Over the last few years there had been such advances with many new racing machines coming out, that the Itom had, we thought, been totally out classed in performance, so when John finished 6th at Brands we decided to through the winter to develop the bike further. I acquired a 5speed gear box that fitted in the same space as the Mk 8 4 speed (Don Chisholm could not get it to stay in gear so it was cheap) I modified it and made my own foot change.
I was at that time also looking after an ex works"Derby" that Bill Smith had loaned Charley Wright, so had some idea of the port timing to use, and we had in stock the Dellorto 21mm race kit carburettor, so putting it all together with an exhaust I had knocked up we went to an old air field to test it, and it absolutely flew well it would have done except that the clutch could not cope with the power. We had to squeeze an extra plate in and double the springs, before we stopped it slipping.
That next season 1968 John rode it to 1 win, 6, 2nd. 1, 3rd. and 1, 4th Actually most of the races John had led, but the engine got so hot that it lost power as the race went on, and in the end we used to start with a cool engine, by not warming it up so much before the start as is most common. That was the reason for us water cooling the engine which cured the problem, but that was not done until the winter for the 1969 season.
As you can see John was 6th in the 50 race, & 2 in the Duckham Trophy race 1 for three-wheelers with Graham Clarke.
With mentioning the name of Graham Clarke we move into the pre 1969 period, The '68' bike was fast and Des knew that with minor improvements in tuning  and a little frame geometry they could hold their own at the beginning of a race but as the race went on the engine became overheated and she began to lose power. The decision was made to go watercooled and try to improve this situation.  
Des looked around at the progress of other engine developers in the 50cc arana and noted that the Simmonds brothers hah fabricated their barrel with a seve put over the barrel that had the fins cut off. Dave and Mike had stuck fins on the outside of the sleeve to aid cooling. Ian Ager's was a copper jacket that had been silver soldered to the barrel casting.  Graham, who was a good engineer was asked to work on an approach with the cylinder where we fabricated a water jacket out of thin mild steel plate and then welded it to the cylinder. The movement of the water would be by the thermo-siphon approach.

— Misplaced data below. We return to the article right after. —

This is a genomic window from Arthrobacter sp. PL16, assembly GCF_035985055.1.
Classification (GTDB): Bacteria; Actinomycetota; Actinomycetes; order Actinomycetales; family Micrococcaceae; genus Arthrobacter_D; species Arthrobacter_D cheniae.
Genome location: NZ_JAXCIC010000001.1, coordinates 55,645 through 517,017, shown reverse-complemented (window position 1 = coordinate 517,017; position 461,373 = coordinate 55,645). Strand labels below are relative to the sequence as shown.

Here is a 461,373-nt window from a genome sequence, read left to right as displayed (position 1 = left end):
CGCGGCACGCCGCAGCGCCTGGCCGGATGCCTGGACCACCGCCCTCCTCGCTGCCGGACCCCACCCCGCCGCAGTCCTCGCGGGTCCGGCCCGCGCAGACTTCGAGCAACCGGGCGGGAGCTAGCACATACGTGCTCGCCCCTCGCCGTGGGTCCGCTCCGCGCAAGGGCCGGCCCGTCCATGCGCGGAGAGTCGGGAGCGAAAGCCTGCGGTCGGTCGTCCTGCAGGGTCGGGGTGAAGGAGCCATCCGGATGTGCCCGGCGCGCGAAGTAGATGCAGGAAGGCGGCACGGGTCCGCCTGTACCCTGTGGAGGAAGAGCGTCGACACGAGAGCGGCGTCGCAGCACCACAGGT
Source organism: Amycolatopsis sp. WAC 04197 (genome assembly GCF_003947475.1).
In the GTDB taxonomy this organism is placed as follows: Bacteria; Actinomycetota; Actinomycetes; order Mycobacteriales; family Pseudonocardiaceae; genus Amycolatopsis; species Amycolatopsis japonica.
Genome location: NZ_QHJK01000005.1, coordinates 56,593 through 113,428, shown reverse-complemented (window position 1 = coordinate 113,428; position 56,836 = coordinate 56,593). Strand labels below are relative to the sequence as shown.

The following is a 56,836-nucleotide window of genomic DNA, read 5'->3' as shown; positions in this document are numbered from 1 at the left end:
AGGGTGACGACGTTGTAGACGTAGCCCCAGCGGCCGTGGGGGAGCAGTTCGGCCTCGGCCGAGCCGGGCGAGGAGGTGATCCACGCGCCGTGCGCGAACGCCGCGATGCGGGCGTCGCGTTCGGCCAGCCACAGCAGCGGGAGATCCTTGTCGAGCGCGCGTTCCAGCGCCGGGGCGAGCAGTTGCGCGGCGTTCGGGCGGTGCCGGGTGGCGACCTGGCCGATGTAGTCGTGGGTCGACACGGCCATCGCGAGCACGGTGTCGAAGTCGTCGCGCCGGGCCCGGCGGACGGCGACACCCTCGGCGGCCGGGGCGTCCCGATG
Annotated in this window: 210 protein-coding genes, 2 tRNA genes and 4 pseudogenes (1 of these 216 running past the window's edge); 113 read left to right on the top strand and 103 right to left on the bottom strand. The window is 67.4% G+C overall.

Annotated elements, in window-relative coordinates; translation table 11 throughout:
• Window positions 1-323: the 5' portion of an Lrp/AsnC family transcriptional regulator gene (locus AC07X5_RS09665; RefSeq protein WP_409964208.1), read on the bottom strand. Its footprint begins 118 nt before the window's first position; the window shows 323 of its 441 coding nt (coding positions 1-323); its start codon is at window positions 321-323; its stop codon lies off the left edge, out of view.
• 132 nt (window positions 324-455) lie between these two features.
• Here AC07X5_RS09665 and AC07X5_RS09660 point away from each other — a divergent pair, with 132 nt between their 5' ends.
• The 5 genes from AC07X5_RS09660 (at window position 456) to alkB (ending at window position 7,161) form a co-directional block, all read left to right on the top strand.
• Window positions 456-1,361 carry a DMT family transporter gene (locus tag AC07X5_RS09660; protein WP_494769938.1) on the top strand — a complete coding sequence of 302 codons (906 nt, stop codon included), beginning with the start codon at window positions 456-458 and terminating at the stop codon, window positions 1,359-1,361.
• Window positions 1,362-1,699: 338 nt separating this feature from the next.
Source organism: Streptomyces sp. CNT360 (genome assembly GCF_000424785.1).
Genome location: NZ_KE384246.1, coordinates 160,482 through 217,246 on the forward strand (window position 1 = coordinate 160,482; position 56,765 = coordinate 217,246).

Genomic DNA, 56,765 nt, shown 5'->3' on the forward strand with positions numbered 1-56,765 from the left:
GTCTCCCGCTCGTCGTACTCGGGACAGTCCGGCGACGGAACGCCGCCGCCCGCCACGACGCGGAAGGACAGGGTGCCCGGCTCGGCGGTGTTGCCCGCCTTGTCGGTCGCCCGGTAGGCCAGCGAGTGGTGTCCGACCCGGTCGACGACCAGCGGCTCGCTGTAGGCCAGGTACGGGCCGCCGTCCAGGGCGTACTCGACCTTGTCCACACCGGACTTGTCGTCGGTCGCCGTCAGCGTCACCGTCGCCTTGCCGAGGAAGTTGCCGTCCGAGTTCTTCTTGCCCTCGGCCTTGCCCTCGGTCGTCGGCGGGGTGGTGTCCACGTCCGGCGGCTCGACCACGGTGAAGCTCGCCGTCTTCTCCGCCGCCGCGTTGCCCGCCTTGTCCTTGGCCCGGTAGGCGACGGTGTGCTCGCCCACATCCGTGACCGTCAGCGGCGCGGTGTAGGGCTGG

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This is Arthur Hancock on the Water-cooled Itom.  The twin disc brakes were a great improvement.
This cured our over-heating problem and we had a good 1969 season.  John Foot was always in the top three and George Ashton had great difficulty either trying to pass him or in keeping him behind.
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John Mephan on the Water-cooled Replica of Des's Itom
The picture was taken at Darley Moor with John accelerating away from paddock bend. The bike, as you can see is nearly doing a wheelie and the rear suspension is fully compressed with the front forks fully extended. It was faster than a CR110, but John was really too big and heavy for a fifty racer and lost out on acceleration.
You can compare this picture with the one above of our bike. John built his replica of our bike himself from parts such as the pieces to make up the water jacket and exhaust etc, but he cut and welded it all together. Des supplied him with the alloy rims and built the wheels for him with the double front, cable operated disc brake.
This is a picture of John Mephan's Itom it was a complete replica of Des's first water cooled bike, but with four speed box (The Des Bone bike had five).
Page 2:  The Woolley Bone ITOM
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Mondello Park Circuit Ireland
Arthur Lawn 50cc Garelli
The 50cc Theo Meurs Garelli
Des Bone's Itom with Ms. Johnson aboard
Page 3:  Des Bone's Scrapbook 1
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Page 4:  Des Bone's Scrapbook 2
The Woolley Bone Frame Stable